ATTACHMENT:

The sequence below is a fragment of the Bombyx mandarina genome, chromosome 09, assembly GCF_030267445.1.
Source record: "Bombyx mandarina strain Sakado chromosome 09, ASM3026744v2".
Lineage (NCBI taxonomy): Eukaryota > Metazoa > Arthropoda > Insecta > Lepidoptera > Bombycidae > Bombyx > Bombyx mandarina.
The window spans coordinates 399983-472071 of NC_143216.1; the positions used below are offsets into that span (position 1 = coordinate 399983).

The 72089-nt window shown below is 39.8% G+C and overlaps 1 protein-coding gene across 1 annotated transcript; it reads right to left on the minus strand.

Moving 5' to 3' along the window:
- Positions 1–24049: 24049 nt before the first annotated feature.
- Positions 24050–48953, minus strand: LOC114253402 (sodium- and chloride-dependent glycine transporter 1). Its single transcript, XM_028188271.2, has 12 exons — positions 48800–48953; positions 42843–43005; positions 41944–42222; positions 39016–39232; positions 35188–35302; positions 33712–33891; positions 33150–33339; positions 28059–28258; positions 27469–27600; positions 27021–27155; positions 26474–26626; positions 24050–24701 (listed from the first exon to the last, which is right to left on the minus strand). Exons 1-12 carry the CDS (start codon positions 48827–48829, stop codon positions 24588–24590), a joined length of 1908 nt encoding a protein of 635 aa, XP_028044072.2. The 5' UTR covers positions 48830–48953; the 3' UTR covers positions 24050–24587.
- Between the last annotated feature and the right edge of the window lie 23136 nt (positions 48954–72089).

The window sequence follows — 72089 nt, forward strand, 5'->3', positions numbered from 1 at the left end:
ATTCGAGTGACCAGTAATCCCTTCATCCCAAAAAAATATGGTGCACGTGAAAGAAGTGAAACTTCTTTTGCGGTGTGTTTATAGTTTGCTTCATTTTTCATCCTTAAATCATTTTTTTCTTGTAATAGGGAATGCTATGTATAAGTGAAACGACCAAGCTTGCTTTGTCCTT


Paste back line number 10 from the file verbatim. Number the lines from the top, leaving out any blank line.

The window sequence follows — 72089 nt, forward strand, 5'->3', positions numbered from 1 at the left end: